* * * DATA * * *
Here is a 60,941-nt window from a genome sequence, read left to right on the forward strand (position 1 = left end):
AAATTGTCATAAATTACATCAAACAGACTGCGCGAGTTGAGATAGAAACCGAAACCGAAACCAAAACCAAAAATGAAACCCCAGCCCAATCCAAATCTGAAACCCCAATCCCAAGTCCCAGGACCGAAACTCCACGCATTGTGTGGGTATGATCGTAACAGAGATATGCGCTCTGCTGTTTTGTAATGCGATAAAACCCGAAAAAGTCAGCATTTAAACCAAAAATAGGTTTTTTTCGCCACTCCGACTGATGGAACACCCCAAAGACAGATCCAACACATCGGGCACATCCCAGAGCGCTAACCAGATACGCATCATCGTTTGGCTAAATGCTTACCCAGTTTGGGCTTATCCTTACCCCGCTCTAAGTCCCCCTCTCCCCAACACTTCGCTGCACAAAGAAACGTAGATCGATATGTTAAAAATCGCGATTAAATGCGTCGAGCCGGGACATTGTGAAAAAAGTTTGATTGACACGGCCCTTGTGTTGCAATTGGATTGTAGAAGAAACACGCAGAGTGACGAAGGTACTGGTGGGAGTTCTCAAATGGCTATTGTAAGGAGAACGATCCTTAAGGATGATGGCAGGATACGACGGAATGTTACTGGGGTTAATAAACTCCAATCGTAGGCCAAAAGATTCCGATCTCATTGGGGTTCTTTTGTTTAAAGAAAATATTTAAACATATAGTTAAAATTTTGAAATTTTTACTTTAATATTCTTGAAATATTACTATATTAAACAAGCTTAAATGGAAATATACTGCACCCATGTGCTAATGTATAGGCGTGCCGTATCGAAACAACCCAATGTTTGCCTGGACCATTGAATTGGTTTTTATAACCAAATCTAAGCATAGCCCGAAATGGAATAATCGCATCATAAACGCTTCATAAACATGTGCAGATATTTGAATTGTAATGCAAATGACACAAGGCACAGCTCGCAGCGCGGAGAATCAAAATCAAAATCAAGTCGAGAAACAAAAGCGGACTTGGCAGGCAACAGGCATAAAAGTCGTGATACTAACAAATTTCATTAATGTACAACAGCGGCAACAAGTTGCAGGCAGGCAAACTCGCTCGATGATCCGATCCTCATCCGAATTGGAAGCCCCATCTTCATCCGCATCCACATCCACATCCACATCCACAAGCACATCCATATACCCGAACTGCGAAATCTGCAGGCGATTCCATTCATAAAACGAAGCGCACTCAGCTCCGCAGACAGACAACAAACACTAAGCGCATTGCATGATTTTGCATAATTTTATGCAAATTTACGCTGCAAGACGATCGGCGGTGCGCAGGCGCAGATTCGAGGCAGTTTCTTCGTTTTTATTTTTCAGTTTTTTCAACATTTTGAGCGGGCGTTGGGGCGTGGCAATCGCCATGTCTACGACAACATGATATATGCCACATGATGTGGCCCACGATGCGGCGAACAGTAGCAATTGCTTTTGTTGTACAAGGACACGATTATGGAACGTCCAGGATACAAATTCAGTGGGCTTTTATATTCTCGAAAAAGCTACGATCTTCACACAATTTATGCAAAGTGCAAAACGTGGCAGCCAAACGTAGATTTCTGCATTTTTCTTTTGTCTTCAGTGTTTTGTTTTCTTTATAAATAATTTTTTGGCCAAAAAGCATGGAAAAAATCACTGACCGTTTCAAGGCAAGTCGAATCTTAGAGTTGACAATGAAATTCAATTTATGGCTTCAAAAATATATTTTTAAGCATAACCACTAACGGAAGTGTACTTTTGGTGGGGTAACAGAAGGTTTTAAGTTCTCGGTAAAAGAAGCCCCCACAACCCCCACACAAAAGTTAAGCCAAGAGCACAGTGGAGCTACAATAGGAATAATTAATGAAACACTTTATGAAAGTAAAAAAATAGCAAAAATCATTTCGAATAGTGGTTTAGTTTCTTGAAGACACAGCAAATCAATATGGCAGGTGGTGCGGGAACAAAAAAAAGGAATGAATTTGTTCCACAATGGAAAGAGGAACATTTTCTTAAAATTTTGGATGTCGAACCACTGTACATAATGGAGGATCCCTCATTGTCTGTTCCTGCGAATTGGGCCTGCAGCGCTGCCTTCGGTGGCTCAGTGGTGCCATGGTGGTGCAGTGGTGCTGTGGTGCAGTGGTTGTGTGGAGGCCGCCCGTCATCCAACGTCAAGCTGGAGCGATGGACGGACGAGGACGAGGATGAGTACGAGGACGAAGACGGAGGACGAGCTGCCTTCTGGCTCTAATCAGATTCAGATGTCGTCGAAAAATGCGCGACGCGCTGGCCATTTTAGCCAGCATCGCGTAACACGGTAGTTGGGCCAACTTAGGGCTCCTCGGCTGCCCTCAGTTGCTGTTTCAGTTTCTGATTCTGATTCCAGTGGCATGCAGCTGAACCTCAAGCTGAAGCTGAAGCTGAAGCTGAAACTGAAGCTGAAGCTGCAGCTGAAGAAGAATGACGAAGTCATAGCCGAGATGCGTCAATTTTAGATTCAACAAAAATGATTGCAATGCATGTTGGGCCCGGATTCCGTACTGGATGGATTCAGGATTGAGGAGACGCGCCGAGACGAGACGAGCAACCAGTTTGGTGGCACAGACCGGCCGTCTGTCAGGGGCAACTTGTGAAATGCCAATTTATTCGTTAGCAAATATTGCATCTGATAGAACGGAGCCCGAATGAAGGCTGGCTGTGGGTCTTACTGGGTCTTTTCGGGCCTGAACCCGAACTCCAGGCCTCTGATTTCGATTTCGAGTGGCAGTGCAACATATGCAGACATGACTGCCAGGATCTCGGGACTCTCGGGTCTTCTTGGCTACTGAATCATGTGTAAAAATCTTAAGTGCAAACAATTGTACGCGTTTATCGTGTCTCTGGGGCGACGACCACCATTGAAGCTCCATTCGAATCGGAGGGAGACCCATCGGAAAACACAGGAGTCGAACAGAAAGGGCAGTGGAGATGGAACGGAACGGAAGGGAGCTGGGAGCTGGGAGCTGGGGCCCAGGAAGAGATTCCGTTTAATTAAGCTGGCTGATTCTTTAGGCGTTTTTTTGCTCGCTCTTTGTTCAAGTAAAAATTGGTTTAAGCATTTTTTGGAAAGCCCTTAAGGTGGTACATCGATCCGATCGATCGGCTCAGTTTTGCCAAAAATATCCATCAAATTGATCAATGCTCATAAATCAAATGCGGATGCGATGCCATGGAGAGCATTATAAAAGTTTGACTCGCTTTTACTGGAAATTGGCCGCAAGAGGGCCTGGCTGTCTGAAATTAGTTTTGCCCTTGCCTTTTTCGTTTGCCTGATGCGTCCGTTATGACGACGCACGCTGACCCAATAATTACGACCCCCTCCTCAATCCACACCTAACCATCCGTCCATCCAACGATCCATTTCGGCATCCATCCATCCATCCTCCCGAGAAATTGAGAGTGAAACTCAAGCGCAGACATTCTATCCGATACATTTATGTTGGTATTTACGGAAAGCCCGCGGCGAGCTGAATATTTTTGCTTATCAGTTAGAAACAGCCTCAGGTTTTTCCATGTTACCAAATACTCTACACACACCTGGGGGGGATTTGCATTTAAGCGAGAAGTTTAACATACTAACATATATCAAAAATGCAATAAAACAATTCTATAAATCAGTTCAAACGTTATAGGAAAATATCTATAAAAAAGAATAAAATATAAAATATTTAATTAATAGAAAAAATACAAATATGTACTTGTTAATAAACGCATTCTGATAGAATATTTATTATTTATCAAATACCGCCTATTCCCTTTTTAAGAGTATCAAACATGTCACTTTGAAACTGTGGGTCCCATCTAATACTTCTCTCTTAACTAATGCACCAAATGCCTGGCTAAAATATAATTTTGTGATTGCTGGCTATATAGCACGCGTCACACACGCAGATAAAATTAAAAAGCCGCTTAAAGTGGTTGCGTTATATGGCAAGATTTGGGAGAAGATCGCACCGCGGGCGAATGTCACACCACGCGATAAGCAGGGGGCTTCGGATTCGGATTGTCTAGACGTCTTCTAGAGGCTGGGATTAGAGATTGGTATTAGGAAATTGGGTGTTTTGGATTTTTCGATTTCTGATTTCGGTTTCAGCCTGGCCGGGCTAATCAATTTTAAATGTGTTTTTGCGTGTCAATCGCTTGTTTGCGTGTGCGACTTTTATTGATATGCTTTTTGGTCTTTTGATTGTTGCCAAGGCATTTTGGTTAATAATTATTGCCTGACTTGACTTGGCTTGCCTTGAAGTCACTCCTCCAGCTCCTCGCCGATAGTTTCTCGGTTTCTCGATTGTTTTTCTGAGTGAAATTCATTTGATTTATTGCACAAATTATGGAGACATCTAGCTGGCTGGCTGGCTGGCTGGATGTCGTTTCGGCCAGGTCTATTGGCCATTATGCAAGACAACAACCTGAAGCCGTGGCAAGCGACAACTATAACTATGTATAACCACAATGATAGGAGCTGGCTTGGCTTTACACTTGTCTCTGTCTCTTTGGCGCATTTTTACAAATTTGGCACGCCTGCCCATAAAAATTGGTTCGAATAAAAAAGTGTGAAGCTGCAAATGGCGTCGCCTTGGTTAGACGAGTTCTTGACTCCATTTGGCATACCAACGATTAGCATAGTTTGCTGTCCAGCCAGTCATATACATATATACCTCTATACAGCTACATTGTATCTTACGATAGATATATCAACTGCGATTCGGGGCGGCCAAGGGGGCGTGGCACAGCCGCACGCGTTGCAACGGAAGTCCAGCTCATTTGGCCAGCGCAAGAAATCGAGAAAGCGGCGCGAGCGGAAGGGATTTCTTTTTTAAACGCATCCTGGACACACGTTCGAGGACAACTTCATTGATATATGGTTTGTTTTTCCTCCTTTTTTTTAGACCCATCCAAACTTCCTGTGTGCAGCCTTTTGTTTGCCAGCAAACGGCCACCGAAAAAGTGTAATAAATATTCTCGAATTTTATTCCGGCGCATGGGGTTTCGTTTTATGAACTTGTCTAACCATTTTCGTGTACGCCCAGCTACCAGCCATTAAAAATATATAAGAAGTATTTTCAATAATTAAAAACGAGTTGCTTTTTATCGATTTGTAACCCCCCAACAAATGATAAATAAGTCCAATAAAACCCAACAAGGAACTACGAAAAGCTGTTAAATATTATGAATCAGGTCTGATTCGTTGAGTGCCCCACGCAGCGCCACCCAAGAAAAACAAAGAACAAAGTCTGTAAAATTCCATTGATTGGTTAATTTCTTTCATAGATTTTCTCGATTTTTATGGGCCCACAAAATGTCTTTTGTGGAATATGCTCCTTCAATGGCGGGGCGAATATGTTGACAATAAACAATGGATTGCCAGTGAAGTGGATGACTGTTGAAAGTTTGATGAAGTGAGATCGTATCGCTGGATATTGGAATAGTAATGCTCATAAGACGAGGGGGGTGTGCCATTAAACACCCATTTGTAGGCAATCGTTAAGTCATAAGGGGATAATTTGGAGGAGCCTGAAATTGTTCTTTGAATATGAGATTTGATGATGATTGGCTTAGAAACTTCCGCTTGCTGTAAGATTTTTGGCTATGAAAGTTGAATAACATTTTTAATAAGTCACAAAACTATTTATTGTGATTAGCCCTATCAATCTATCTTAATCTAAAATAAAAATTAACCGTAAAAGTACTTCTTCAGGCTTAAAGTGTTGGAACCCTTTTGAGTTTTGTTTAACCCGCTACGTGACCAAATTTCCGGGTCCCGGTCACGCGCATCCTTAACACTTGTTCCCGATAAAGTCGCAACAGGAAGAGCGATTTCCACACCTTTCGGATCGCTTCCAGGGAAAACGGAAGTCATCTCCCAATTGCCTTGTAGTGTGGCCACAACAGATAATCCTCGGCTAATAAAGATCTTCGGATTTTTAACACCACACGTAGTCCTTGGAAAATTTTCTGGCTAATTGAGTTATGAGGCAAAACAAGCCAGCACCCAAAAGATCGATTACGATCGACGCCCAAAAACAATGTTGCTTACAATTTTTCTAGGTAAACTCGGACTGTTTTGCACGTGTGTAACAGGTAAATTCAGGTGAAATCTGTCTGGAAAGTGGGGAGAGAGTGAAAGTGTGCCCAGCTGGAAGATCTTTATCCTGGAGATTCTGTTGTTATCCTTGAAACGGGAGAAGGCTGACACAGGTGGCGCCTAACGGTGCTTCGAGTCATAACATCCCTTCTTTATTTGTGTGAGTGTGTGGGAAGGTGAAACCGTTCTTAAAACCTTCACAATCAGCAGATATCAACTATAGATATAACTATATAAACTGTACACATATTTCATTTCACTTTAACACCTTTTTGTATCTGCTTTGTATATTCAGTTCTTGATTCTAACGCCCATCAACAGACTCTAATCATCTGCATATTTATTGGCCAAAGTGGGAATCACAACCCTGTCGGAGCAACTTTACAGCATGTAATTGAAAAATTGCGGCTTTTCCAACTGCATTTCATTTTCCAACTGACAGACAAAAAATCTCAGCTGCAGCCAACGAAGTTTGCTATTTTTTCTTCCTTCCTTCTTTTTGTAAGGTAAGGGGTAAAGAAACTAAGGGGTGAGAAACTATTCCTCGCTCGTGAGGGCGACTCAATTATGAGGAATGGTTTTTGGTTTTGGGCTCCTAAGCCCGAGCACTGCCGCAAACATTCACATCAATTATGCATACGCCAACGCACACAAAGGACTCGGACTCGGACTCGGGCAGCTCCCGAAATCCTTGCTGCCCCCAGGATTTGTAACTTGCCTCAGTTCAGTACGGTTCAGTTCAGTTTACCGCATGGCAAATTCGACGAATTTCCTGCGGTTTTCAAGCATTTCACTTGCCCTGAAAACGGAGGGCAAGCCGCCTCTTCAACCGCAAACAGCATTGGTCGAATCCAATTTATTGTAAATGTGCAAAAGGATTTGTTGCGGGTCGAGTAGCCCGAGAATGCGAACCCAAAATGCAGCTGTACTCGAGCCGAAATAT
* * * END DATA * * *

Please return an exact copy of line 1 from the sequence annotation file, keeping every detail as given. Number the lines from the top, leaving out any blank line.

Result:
Here is a 60,941-nt window from a genome sequence, read left to right on the forward strand (position 1 = left end):